If you have not noticed, Sen. Phil Berger released yet another press release attempting to attack the May 1st teacher rally in Raleigh.
For this veteran teacher, this is the most vociferous that Berger seems to have been concerning an action taken by educators and public school advocates in quite a while.
It’s really based on fear. If Sen. Berger did not think anything would come of this, then he would not be expending so much energy making this a partisan issue or issuing the same used lines of how he and his cronies have been “helping” public education.
Or maybe he’s scared that the Rev. William Barber will be there in Raleigh on May 1st to speak some truth to power.
The press release today stated the following:
It is rather ironic that Berger talk about Medicaid when a hospital in his very district had to close because of revenue streams being hurt by not expanding Medicaid. From an WRAL staff editorial on July 14, 2017:
There are plenty of reasons why Morehead, like many rural hospitals across the state and nation, have fallen on hard financial times. But in North Carolina – and Rockingham County in particular – it is neither inaccurate nor unfair to point one finger squarely at the state’s most powerful legislator.
Berger has led the charge to block federally-funded expansion of Medicaid – that would provide health coverage to more than a half-million North Carolinians who don’t have it now. He’s even gone to court to block Gov. Roy Cooper’s efforts to accept the aid and expand health coverage.
Don’t think for a second Berger’s opposition to Medicaid expansion doesn’t have a cost to his community.
In Rockingham County, along with the two rural counties beside it, the Medicaid rejection has meant: 450 fewer jobs created; $171 million less in business activity; and 4,520 people blocked from getting Medicaid. All that is according to the Cone Health Foundation and the Kate B. Reynold Charitable Trust’s detailed examination of the financial impact of North Carolina’s failure to accept the federal funds to expand Medicaid eligibility.
“It’s a rural hospital, we’re a non-expansion state, we know that in an average rural hospital in North Carolina, 70 percent are Medicaid, Medicare or uninsured,” Julie Henry of the N.C. Hospital Association, told N.C. Health News.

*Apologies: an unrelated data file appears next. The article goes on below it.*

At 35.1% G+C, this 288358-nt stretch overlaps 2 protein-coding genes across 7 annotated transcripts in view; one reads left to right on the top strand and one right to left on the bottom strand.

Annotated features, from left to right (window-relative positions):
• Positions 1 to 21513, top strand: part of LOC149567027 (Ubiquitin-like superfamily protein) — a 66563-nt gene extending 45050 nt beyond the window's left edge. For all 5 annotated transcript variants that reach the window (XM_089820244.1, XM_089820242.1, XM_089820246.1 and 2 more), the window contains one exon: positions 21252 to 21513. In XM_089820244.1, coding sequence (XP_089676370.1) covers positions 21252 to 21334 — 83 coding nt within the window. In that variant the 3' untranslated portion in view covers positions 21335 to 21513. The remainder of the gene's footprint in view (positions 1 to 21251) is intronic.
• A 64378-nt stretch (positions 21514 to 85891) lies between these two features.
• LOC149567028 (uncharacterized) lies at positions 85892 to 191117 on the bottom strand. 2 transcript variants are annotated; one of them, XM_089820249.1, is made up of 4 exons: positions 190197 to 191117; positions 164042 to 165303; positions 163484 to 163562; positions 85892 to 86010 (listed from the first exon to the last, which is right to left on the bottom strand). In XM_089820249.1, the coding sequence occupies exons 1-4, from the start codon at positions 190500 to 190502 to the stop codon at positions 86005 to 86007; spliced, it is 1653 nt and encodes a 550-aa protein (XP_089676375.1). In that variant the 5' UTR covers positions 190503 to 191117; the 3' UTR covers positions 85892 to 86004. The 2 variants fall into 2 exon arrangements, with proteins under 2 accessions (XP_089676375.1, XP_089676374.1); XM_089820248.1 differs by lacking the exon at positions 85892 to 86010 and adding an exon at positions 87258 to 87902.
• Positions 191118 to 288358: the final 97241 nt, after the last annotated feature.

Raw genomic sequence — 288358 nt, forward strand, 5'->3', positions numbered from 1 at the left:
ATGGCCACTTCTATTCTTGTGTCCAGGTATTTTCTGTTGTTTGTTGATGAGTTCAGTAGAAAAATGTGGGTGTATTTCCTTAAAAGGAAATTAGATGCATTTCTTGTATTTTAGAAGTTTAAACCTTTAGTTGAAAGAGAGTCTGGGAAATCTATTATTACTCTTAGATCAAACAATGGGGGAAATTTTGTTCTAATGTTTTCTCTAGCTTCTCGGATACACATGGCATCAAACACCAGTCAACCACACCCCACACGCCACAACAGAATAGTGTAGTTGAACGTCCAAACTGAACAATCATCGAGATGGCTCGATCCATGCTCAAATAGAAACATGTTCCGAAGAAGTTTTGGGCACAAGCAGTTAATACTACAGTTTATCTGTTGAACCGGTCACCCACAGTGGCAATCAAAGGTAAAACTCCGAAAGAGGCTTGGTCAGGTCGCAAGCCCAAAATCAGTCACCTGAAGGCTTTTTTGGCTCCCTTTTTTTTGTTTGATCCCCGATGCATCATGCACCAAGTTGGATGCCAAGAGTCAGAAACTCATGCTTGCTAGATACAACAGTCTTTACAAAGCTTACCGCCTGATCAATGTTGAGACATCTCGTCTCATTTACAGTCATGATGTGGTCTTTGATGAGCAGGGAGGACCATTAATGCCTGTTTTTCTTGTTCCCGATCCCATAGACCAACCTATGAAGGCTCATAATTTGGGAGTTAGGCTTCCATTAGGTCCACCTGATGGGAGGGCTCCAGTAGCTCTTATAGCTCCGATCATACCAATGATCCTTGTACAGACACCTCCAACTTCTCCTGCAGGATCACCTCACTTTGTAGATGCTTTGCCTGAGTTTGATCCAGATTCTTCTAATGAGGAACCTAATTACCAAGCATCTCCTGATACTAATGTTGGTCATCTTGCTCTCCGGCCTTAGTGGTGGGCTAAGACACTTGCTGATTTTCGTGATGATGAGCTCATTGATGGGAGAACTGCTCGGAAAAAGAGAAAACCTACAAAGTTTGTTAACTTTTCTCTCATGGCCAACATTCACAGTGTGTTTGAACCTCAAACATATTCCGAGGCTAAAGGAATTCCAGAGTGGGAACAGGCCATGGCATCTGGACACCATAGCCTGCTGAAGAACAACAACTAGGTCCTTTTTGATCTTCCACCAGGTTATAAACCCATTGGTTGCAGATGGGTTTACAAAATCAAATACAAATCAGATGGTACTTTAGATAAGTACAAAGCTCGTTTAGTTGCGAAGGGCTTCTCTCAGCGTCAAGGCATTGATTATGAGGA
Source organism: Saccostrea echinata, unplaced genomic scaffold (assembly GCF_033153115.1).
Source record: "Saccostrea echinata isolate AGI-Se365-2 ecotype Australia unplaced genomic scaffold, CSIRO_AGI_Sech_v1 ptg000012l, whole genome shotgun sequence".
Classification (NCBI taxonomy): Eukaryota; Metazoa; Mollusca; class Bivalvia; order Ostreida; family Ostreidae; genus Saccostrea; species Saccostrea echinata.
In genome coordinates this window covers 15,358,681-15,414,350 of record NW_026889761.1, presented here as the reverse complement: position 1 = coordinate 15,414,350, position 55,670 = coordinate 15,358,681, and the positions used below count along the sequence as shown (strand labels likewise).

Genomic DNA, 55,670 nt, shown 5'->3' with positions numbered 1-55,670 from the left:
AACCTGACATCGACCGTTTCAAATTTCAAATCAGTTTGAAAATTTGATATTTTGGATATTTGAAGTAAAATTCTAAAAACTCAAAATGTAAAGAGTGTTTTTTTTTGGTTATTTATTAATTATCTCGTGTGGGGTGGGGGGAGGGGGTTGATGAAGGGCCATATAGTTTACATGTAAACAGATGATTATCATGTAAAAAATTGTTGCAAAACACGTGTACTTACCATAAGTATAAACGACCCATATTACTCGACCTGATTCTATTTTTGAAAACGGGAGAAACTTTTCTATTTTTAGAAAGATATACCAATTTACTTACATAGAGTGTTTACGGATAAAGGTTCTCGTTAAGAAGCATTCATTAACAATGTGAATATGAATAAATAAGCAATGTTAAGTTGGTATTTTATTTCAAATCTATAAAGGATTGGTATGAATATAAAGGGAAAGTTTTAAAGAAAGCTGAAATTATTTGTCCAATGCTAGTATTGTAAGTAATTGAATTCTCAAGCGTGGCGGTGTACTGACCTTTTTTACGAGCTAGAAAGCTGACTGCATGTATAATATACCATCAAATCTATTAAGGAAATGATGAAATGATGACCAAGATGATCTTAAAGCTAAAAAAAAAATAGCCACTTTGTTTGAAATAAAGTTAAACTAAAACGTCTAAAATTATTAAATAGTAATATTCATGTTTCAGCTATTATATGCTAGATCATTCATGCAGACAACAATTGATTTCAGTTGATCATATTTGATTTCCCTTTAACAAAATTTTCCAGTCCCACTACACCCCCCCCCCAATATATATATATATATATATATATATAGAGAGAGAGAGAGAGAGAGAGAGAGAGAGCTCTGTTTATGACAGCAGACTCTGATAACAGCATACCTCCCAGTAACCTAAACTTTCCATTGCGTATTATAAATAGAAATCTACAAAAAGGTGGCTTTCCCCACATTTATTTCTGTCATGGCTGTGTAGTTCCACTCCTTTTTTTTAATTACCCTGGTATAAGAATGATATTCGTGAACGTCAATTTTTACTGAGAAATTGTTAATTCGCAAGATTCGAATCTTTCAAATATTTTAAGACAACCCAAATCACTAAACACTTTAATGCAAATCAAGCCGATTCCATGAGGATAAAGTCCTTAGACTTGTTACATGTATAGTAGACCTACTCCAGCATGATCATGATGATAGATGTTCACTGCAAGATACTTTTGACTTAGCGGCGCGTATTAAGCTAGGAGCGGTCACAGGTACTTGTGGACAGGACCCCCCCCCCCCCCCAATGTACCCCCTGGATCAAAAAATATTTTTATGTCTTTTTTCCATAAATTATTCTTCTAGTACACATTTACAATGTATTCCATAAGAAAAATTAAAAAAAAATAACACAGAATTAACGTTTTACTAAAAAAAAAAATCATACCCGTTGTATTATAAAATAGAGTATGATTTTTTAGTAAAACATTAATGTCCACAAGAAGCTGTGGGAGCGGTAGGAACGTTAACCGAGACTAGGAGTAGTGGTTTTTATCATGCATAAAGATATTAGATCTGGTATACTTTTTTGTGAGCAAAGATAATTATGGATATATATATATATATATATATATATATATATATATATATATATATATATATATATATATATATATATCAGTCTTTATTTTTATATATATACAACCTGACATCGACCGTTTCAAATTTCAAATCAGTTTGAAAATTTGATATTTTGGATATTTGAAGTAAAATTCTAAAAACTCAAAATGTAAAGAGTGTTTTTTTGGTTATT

When families are affected, the students in those families are affected.
But what Sen. Hise said about the “nanny-state” is even more head-scratching. Maybe he was referring to one of its definitions that suggests that NCAE wants the state to “coddle” people. Or maybe he wants to make people think that the state is having to take too much care of people.
Taking care of students and protecting them is what teachers do. They do it on an intellectual basis for sure, but the care of a student involves so much more in the school setting.
However, taking Hise at his denotative meaning(“nanny”), wouldn’t it be interesting if teachers were paid the same rates as a nanny for the number of students they care for?
Or maybe even a babysitter?
Actually, there has been a time when teachers were referred to as “unaccountable degree-holding babysitters.”
So, why not do some math?
Welcome to http://www.care.com/babysitting-rates. It was the first babysitter calculator website that came in a simple Google search. It seems to be a reliable source.
Now, let’s enter in some numbers.
- For zip code, I used an Asheville code. That’s where the person who tweeted the above resided at the time.
- For number of children, I put in 4+.
- For experience, I entered 10+ because I have over 20 years of teaching experience.
- And hours? I put in 60 a week. Why? That’s how much time I usually put into all the facets of my job.
The result is $18.00 dollars an hour.
But there is more math involved!
At $18.00 an hour for four kids, it would need to be higher because I usually deal with 22-30 kids at a time. Actually, in the past few years my class sizes have averaged over 28 students per class. That’s seven times the amount of kids I have would receive $18.00 an hour for babysitting. Maybe if I just multiplied $18 by 7, then I get an adjusted per hour rate of $126.00 an hour.
Yet, I will give a markdown. Call it the “nanny-state / unaccountable discount.” Half off. That makes the hourly rate $63.00.
Now, I work on average about 10 hours a school day. Multiplying the new rate ($63.00) by 10 hours and I get a rate of $630 a day. Holy cow!
My contract stipulates that I teach kids 180 days a year. So my new daily rate ($630) multiplied by the number of contracted days my “yearly” haul to babysit would be $113,400 for the school year.
Now one may say, “Hey, you don’t spend all of your ten hours a day directly with students.” And that may be true, but with coaching, sponsoring, duties, and preparing to have things for your students to do while I babysit them, I can pretty much say that I am still actively engaging with the kids.
And this new rate that you seem to propose doesn’t even include weekends and other days that I spend at “daycare” to prepare to take care of kids.
“So, what’s the market rate for an unaccountable degree-holding babysitter?”
The answer is $113,400.
I’ll take it.
And while Sen. Hise is concerned with his version of the “welcome mat effect,” maybe he should look at this – the Iceberg Effect:
As a state legislator, he is very much responsible for combating what lies beneath the surface.
Expanding Medicaid would be a step in the right direction.